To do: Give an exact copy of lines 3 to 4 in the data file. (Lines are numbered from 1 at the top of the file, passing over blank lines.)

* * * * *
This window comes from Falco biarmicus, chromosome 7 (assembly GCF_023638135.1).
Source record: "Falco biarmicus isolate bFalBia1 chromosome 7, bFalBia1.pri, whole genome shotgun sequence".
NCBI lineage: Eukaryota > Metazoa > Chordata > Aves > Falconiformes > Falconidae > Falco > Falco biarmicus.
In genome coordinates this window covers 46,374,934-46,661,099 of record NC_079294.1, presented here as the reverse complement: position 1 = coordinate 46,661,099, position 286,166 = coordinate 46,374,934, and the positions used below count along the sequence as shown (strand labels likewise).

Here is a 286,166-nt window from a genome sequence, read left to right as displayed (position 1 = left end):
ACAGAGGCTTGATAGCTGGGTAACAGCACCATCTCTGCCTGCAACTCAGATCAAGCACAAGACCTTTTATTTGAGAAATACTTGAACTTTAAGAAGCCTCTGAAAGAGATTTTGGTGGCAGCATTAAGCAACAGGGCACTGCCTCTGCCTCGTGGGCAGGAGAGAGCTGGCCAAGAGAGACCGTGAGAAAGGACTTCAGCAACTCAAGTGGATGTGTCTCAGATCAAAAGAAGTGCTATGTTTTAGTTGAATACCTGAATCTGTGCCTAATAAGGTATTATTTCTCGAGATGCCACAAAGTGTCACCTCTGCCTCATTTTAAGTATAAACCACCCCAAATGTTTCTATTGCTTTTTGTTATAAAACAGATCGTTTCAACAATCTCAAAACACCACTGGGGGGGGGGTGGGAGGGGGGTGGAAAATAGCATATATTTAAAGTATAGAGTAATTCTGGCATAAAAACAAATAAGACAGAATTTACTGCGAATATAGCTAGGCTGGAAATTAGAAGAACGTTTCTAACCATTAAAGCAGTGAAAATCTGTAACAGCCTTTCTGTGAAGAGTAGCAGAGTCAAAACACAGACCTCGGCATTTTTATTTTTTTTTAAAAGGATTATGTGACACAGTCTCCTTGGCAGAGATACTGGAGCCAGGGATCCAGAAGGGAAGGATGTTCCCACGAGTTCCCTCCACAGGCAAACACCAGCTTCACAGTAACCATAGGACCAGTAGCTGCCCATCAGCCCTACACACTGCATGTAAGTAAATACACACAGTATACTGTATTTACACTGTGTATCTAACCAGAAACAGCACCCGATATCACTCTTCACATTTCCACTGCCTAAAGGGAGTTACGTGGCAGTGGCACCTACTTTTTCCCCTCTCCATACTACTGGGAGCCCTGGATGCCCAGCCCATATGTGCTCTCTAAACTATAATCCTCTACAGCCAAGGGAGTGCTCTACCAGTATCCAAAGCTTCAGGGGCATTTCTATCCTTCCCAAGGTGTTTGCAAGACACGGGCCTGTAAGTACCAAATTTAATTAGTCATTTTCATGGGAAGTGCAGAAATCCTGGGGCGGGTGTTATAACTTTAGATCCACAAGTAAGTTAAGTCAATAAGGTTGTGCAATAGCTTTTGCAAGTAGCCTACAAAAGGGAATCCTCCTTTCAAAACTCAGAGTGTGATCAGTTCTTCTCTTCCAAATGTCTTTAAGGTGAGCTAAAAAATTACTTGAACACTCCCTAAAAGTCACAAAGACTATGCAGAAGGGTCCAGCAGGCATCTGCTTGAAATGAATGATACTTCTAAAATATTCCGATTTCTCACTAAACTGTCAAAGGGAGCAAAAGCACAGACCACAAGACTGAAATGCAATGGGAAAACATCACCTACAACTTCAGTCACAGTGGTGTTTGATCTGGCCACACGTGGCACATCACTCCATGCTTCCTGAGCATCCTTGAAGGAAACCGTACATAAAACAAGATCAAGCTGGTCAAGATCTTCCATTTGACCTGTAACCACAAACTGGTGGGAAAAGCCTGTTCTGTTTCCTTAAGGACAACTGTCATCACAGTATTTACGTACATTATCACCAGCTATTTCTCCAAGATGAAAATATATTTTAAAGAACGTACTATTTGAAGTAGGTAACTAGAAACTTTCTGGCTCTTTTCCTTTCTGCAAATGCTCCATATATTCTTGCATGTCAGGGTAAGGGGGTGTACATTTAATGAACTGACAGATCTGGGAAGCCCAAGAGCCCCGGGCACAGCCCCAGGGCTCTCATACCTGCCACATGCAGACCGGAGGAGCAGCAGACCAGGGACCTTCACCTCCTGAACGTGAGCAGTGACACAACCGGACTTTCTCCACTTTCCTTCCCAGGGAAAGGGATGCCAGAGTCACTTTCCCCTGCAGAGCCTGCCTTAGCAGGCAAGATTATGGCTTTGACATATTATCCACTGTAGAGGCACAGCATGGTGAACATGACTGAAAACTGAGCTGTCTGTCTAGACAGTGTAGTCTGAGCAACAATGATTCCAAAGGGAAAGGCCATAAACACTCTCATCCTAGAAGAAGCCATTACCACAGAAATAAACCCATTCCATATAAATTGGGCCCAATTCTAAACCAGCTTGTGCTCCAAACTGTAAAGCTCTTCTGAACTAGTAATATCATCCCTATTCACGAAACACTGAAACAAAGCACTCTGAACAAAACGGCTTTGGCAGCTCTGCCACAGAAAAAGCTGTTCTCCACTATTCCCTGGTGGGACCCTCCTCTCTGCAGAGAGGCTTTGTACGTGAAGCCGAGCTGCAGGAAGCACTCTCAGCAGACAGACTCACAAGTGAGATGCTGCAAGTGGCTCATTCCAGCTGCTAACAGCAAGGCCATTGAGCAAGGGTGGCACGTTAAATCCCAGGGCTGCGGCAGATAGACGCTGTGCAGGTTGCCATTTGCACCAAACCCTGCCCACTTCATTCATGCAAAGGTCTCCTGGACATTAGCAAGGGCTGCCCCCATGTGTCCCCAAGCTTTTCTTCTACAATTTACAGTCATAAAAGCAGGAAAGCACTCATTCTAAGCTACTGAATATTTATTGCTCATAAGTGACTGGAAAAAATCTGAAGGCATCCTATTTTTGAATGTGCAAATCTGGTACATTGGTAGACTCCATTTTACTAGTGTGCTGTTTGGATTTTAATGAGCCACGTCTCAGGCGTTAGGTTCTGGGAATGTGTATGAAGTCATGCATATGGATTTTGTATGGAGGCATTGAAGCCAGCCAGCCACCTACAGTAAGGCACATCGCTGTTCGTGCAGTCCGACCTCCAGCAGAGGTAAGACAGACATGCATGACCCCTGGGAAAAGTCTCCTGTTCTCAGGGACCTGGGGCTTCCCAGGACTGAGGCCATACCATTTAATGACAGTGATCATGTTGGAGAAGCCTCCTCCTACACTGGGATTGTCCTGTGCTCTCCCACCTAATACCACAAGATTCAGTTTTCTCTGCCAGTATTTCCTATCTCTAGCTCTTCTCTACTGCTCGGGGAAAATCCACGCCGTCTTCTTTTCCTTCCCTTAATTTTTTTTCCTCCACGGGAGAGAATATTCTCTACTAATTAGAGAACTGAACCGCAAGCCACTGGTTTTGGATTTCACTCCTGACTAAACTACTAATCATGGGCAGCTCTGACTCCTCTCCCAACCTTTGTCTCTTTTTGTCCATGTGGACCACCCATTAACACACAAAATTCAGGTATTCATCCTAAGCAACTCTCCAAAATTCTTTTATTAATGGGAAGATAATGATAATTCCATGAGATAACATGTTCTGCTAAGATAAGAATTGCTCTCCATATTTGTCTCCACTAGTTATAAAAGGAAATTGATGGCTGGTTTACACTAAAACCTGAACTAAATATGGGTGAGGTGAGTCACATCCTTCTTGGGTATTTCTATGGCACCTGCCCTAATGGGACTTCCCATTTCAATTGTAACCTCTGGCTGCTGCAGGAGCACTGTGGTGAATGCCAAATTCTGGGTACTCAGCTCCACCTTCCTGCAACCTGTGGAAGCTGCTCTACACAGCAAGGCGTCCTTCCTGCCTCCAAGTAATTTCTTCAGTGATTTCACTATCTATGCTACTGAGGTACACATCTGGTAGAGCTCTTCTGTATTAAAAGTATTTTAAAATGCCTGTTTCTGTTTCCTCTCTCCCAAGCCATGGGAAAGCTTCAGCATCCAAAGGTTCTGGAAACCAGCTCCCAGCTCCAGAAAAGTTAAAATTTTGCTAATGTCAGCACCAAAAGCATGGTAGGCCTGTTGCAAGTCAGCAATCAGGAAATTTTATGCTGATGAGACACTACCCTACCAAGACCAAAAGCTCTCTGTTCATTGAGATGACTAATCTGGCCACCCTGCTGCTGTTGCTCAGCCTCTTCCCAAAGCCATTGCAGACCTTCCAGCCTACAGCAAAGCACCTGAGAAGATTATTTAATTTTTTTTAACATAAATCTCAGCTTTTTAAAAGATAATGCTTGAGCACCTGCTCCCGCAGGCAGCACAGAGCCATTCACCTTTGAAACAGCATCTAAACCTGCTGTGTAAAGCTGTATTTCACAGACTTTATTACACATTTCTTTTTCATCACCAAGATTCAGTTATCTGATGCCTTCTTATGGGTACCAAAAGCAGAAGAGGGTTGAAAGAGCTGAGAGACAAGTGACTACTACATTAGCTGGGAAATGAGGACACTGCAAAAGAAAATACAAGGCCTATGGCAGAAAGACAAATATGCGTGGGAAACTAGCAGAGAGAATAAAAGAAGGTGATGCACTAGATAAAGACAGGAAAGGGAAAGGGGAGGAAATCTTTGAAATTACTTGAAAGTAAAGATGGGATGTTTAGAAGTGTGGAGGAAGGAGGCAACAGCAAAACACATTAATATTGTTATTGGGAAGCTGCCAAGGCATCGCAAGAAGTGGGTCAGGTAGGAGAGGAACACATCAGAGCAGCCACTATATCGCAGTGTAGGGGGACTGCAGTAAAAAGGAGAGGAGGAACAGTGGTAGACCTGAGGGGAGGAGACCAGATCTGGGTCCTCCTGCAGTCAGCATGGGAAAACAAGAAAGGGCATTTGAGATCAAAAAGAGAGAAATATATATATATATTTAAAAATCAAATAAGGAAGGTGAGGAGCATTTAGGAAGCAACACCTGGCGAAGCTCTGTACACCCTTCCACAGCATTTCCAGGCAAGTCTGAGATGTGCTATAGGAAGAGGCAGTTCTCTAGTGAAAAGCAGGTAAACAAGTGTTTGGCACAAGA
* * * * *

NCBI lineage: Eukaryota > Metazoa > Chordata > Aves > Falconiformes > Falconidae > Falco > Falco biarmicus.
In genome coordinates this window covers 46,374,934-46,661,099 of record NC_079294.1, presented here as the reverse complement: position 1 = coordinate 46,661,099, position 286,166 = coordinate 46,374,934, and the positions used below count along the sequence as shown (strand labels likewise).